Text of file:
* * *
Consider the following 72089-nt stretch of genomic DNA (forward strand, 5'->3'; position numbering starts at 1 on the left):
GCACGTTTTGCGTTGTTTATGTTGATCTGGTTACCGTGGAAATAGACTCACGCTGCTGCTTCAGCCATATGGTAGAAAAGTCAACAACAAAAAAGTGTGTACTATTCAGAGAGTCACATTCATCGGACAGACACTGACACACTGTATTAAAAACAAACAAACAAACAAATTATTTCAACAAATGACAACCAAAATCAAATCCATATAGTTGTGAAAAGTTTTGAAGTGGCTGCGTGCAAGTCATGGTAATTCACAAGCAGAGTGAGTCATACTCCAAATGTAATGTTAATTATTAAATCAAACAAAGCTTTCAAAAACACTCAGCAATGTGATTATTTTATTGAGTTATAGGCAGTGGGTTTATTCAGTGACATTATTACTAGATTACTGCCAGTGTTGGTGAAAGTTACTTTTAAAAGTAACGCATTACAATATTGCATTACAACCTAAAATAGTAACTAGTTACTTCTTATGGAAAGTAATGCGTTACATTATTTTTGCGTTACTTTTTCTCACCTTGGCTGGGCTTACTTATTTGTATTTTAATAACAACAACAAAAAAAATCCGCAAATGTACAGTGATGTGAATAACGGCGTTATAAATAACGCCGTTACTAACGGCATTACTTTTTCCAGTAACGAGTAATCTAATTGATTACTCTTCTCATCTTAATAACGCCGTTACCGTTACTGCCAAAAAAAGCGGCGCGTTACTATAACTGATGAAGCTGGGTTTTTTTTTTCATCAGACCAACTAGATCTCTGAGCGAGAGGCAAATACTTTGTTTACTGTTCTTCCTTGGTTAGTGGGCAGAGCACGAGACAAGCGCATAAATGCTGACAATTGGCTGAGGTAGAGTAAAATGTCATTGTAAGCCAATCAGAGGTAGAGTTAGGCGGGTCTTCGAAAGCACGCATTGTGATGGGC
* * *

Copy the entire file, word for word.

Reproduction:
Consider the following 72089-nt stretch of genomic DNA (forward strand, 5'->3'; position numbering starts at 1 on the left):
GCACGTTTTGCGTTGTTTATGTTGATCTGGTTACCGTGGAAATAGACTCACGCTGCTGCTTCAGCCATATGGTAGAAAAGTCAACAACAAAAAAGTGTGTACTATTCAGAGAGTCACATTCATCGGACAGACACTGACACACTGTATTAAAAACAAACAAACAAACAAATTATTTCAACAAATGACAACCAAAATCAAATCCATATAGTTGTGAAAAGTTTTGAAGTGGCTGCGTGCAAGTCATGGTAATTCACAAGCAGAGTGAGTCATACTCCAAATGTAATGTTAATTATTAAATCAAACAAAGCTTTCAAAAACACTCAGCAATGTGATTATTTTATTGAGTTATAGGCAGTGGGTTTATTCAGTGACATTATTACTAGATTACTGCCAGTGTTGGTGAAAGTTACTTTTAAAAGTAACGCATTACAATATTGCATTACAACCTAAAATAGTAACTAGTTACTTCTTATGGAAAGTAATGCGTTACATTATTTTTGCGTTACTTTTTCTCACCTTGGCTGGGCTTACTTATTTGTATTTTAATAACAACAACAAAAAAAATCCGCAAATGTACAGTGATGTGAATAACGGCGTTATAAATAACGCCGTTACTAACGGCATTACTTTTTCCAGTAACGAGTAATCTAATTGATTACTCTTCTCATCTTAATAACGCCGTTACCGTTACTGCCAAAAAAAGCGGCGCGTTACTATAACTGATGAAGCTGGGTTTTTTTTTTCATCAGACCAACTAGATCTCTGAGCGAGAGGCAAATACTTTGTTTACTGTTCTTCCTTGGTTAGTGGGCAGAGCACGAGACAAGCGCATAAATGCTGACAATTGGCTGAGGTAGAGTAAAATGTCATTGTAAGCCAATCAGAGGTAGAGTTAGGCGGGTCTTCGAAAGCACGCATTGTGATGGGC